Nonfiction > Jacob A. Riis > The Battle with the Slum > Page 414
Jacob A. Riis (1849–1914).  The Battle with the Slum.  1902.

Page 414
dreamers in all days: when will the millennium come? It will come when every man is a Patrick Mullen at his own trade; not merely a P. Mullen, but a Patrick Mullen. The millennium of municipal politics, when there shall be no slum to fight, will come when every citizen does his whole duty as a citizen, not before. As long as he “despises politics,” and deputizes another to do it for him, whether that other wears the stamp of a Croker or of a Platt,—it matters little which,—we shall have the slum, and be put periodically to the trouble and the shame of draining it in the public sight. A citizen’s duty is one thing that cannot be farmed out safely; and the slum is not limited by the rookeries of Mulberry or Ludlow streets. It has long roots that feed on the selfishness and dulness of Fifth Avenue quite as greedily as on the squalor of the Sixth Ward. The two are not nearly so far apart as they look.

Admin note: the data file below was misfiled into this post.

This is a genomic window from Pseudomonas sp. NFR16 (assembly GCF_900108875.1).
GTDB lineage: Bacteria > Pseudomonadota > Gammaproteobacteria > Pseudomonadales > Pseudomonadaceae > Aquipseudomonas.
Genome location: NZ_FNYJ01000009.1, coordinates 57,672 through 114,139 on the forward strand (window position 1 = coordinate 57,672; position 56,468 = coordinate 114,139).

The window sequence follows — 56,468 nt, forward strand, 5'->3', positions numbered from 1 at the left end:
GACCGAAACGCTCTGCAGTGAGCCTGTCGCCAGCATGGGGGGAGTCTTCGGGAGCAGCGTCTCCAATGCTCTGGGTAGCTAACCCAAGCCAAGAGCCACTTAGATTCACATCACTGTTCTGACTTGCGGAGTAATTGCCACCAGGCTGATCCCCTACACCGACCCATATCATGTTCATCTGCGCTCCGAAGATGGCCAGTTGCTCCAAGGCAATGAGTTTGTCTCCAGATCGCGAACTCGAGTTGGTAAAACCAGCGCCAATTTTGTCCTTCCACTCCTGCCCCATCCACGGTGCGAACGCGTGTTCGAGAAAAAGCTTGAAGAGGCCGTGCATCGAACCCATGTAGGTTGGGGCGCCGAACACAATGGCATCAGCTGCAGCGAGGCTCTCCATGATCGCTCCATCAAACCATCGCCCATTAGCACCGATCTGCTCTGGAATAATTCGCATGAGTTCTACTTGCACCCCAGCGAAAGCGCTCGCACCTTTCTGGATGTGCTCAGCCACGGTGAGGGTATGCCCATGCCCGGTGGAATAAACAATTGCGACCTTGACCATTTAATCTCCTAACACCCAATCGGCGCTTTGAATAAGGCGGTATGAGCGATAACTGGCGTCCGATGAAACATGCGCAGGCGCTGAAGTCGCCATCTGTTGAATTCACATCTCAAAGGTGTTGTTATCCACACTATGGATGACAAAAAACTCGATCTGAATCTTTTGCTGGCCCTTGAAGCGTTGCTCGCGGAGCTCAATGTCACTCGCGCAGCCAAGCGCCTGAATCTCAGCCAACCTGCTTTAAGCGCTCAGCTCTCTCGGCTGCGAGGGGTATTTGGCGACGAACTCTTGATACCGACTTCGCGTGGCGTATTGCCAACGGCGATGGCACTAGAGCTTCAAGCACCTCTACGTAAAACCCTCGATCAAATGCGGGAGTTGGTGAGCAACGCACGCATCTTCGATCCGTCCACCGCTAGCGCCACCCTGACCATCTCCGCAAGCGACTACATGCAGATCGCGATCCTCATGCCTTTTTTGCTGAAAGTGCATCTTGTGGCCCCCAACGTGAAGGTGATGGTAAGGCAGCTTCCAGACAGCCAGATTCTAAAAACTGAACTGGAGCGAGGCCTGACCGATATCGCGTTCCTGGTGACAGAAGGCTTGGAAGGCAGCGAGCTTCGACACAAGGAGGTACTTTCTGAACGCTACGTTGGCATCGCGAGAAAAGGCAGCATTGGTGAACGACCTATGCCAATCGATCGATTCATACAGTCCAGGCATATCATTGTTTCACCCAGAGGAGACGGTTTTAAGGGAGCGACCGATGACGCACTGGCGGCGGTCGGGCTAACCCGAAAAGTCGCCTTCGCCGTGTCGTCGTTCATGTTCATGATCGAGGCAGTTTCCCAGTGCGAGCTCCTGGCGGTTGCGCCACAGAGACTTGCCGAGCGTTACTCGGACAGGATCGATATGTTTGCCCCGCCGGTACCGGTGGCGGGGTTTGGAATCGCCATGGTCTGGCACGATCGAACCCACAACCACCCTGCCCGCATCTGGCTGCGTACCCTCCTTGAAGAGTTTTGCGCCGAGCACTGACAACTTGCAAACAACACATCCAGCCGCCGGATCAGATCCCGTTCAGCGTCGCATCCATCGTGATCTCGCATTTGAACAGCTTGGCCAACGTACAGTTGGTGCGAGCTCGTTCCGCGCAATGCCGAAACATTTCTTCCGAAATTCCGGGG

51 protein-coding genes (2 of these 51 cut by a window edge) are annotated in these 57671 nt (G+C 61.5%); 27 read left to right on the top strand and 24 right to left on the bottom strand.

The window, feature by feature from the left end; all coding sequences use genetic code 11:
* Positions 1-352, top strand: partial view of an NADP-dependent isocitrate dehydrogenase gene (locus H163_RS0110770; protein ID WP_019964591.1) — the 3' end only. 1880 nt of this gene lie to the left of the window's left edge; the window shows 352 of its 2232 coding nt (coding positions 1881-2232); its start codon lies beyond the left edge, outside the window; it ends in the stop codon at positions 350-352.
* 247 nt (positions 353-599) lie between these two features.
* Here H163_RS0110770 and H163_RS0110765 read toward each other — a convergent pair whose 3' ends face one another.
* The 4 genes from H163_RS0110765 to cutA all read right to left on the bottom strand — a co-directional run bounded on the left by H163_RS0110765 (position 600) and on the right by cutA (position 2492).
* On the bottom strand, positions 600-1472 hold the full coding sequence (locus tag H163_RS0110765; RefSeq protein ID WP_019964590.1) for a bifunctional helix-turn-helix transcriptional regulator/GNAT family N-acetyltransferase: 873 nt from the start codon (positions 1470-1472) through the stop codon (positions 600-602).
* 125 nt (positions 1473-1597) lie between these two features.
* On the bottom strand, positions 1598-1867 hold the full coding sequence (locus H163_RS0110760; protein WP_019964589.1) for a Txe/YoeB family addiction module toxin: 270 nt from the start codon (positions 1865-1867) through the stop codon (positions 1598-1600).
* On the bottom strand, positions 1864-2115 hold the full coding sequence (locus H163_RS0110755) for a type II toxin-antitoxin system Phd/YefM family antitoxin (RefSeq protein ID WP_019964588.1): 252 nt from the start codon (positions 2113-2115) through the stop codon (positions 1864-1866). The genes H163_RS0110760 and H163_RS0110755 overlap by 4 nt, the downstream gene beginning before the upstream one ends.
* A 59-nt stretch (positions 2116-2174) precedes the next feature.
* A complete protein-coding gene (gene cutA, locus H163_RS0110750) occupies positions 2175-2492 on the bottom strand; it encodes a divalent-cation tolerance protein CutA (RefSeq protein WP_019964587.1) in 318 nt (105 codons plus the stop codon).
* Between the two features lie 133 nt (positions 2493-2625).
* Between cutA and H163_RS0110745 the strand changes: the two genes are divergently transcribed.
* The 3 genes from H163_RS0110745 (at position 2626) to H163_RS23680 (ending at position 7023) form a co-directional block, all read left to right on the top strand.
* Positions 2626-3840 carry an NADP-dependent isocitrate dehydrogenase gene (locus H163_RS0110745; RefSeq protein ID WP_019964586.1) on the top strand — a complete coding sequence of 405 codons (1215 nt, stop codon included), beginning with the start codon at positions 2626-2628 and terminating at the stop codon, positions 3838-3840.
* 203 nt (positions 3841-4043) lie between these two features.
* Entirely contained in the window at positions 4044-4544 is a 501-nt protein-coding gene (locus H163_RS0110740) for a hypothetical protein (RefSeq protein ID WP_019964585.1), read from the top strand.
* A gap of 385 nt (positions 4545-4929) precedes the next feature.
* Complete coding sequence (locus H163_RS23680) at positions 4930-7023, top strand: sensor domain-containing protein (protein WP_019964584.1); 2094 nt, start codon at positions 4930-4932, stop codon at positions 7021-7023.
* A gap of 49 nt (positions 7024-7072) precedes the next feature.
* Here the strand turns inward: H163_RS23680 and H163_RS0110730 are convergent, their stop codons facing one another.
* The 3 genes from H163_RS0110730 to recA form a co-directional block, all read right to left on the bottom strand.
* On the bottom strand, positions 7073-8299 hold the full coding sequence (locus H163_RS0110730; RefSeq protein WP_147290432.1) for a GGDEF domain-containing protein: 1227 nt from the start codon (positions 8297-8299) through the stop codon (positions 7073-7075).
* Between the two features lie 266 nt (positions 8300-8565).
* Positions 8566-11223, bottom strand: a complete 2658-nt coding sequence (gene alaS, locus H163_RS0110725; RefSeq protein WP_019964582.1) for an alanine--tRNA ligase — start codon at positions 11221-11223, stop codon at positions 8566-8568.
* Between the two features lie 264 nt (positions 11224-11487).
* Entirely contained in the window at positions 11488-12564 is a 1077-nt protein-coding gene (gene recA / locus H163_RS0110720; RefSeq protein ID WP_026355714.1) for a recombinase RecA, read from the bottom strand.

Athletic Meets in Crotona Park.
  I am not saying this because it is anything new, but because we have had, within the memory of us all, an illustration of its truth in municipal politics. Waring and Roosevelt were the Patrick Mullens of the reform administration which Tammany replaced with her insolent platform, “To hell with reform!” It was not an ideal administration, but it can be said of it, at least, that it was up to the times it served. It made compromises with spoils



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